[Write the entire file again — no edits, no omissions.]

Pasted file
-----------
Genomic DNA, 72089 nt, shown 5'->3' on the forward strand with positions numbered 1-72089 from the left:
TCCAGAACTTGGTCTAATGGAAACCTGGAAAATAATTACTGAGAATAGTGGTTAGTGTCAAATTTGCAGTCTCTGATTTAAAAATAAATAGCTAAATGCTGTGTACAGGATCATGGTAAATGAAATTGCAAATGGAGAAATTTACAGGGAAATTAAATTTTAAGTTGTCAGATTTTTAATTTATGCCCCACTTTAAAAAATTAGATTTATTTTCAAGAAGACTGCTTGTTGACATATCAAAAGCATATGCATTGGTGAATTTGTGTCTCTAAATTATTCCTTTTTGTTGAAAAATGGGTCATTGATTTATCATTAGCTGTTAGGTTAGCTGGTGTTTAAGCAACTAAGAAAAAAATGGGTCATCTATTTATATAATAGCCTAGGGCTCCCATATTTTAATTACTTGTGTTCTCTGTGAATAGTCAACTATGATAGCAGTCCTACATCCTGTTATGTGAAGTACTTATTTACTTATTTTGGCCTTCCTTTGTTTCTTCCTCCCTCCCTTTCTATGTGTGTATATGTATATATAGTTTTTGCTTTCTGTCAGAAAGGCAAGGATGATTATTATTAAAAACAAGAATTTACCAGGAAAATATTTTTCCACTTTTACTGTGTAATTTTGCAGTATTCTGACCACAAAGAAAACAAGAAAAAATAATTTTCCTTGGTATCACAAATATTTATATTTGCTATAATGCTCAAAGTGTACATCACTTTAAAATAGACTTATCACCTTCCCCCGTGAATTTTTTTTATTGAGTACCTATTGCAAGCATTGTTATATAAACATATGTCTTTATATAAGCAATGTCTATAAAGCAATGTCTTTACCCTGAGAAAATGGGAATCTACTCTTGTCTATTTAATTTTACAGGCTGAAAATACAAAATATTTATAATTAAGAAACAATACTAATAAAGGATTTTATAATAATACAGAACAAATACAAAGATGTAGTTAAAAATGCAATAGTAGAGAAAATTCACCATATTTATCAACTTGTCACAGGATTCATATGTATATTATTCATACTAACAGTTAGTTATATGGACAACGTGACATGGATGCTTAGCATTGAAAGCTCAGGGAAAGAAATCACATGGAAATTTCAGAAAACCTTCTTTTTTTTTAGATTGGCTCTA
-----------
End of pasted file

Genomic DNA, 72089 nt, shown 5'->3' on the forward strand with positions numbered 1-72089 from the left:
TCCAGAACTTGGTCTAATGGAAACCTGGAAAATAATTACTGAGAATAGTGGTTAGTGTCAAATTTGCAGTCTCTGATTTAAAAATAAATAGCTAAATGCTGTGTACAGGATCATGGTAAATGAAATTGCAAATGGAGAAATTTACAGGGAAATTAAATTTTAAGTTGTCAGATTTTTAATTTATGCCCCACTTTAAAAAATTAGATTTATTTTCAAGAAGACTGCTTGTTGACATATCAAAAGCATATGCATTGGTGAATTTGTGTCTCTAAATTATTCCTTTTTGTTGAAAAATGGGTCATTGATTTATCATTAGCTGTTAGGTTAGCTGGTGTTTAAGCAACTAAGAAAAAAATGGGTCATCTATTTATATAATAGCCTAGGGCTCCCATATTTTAATTACTTGTGTTCTCTGTGAATAGTCAACTATGATAGCAGTCCTACATCCTGTTATGTGAAGTACTTATTTACTTATTTTGGCCTTCCTTTGTTTCTTCCTCCCTCCCTTTCTATGTGTGTATATGTATATATAGTTTTTGCTTTCTGTCAGAAAGGCAAGGATGATTATTATTAAAAACAAGAATTTACCAGGAAAATATTTTTCCACTTTTACTGTGTAATTTTGCAGTATTCTGACCACAAAGAAAACAAGAAAAAATAATTTTCCTTGGTATCACAAATATTTATATTTGCTATAATGCTCAAAGTGTACATCACTTTAAAATAGACTTATCACCTTCCCCCGTGAATTTTTTTTATTGAGTACCTATTGCAAGCATTGTTATATAAACATATGTCTTTATATAAGCAATGTCTATAAAGCAATGTCTTTACCCTGAGAAAATGGGAATCTACTCTTGTCTATTTAATTTTACAGGCTGAAAATACAAAATATTTATAATTAAGAAACAATACTAATAAAGGATTTTATAATAATACAGAACAAATACAAAGATGTAGTTAAAAATGCAATAGTAGAGAAAATTCACCATATTTATCAACTTGTCACAGGATTCATATGTATATTATTCATACTAACAGTTAGTTATATGGACAACGTGACATGGATGCTTAGCATTGAAAGCTCAGGGAAAGAAATCACATGGAAATTTCAGAAAACCTTCTTTTTTTTTAGATTGGCTCTA